Ziggy’s hands were warm and dry, and gentle, as usual, as he applied the eyeliner to me. I looked up at the ceiling and didn’t say anything, and he didn’t say anything either. It felt like it took a long time and yet it was over with too quickly.
I felt like I should do his, then, but if I tried I’m sure I would just make a mess of it. This wasn’t the time to be trying to learn a new skill that an audience of ten thousand were going to judge.
Instead, I said, “You have to show me how to do it, one of these days.”
He sat back. “Um…”
“No, no, I didn’t mean it that way.” Fuck. I fucking suck. “I don’t mean so you can stop doing it. Ah fuck.” I just held his hand in mine, then, in much more of a death grip than I intended. “Forget I said anything.”
He put his other hand over mine. “It’s okay, Dar’. What’s got you so keyed up?”
“I don’t know. I don’t deal well with conflict. Have you met the other guys yet?”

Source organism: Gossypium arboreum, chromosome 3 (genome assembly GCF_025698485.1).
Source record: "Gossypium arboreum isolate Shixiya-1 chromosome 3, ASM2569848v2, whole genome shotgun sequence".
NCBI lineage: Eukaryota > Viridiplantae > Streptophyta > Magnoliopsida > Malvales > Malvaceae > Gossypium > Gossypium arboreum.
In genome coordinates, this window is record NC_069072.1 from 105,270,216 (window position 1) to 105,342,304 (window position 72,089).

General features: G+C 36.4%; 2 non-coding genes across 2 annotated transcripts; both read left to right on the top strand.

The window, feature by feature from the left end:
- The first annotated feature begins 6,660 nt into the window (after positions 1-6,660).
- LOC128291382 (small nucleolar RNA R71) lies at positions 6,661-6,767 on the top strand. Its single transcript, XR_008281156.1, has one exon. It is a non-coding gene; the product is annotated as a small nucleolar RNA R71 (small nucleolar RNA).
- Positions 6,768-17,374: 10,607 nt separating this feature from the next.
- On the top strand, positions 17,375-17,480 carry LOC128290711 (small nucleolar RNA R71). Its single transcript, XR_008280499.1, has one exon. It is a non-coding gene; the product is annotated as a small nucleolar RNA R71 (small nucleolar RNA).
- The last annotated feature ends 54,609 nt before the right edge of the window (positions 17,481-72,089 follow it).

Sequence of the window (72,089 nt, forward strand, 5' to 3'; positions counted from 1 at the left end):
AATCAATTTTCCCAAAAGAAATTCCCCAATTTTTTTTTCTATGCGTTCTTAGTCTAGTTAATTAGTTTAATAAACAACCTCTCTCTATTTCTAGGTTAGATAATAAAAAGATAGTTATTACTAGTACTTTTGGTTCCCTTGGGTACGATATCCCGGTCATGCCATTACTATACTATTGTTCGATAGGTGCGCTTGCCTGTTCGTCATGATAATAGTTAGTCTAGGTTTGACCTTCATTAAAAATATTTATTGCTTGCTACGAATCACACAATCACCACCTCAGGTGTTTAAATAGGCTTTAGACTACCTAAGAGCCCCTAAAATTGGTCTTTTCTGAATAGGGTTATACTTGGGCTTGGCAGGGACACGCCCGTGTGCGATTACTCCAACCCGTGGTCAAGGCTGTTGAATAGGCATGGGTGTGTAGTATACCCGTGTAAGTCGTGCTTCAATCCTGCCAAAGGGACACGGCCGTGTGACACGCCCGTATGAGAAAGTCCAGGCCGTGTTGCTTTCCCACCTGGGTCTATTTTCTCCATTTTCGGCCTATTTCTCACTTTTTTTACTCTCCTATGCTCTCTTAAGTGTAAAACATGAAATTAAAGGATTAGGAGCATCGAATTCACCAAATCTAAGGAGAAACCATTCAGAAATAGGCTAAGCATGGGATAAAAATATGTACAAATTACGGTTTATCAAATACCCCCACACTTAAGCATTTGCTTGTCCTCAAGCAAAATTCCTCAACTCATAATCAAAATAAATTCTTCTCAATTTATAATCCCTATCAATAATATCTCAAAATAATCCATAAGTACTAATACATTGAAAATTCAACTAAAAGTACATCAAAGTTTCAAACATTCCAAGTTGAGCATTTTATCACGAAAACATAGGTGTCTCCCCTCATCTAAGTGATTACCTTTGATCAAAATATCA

“The Megaton guys?”
“Just a couple of friendly words in a hallway. Why?”
Somehow Ziggy, who always knew everything about everyone’s business, had missed the whole shouting match. I told him the whole thing.
He waved it off. “They’ll work it out. Carynne will handle it. Hey, what was that thing you played at soundcheck today? Was that another one of the things you wrote when you were ten?”
“Hah, no. That was a thing I learned note for note off a Van Halen album. Might’ve been one of the things that got me dropped by a guitar teacher, because I could play it and he couldn’t.” My grip had loosened. “I played it a million times, so it’s still in my fingers.”
“But you have a kind of spanish-sounding one, too. Of yours.”
“There are a million flamenco riffs from music school, too.” As well as stuff I wrote. Or at least riffed on. “Why? Got an idea?”
“Maybe. Next time we sit down, maybe.”
“We are sitting down.”
“Idiot. You know what I mean.” Zig mussed my hair. “Seriously, though, try to remind me when we get in the studio in Nola, if we have time.”
“Like I’m going to remember.”
“Here.” He let go my hand and went to dig in his bag for a notebook. He wrote something on a piece of paper and then stuffed it into my jacket pocket.
Then Megaton started to play. Where we were, it came through as just a rumble through the walls. Some dust shook loose from the ceiling.
Ziggy looked up. “Is it Han Solo who says ‘I have a very bad feeling about this?'”
“Uh, Leia, I thought.” I looked up, too. “But point taken.”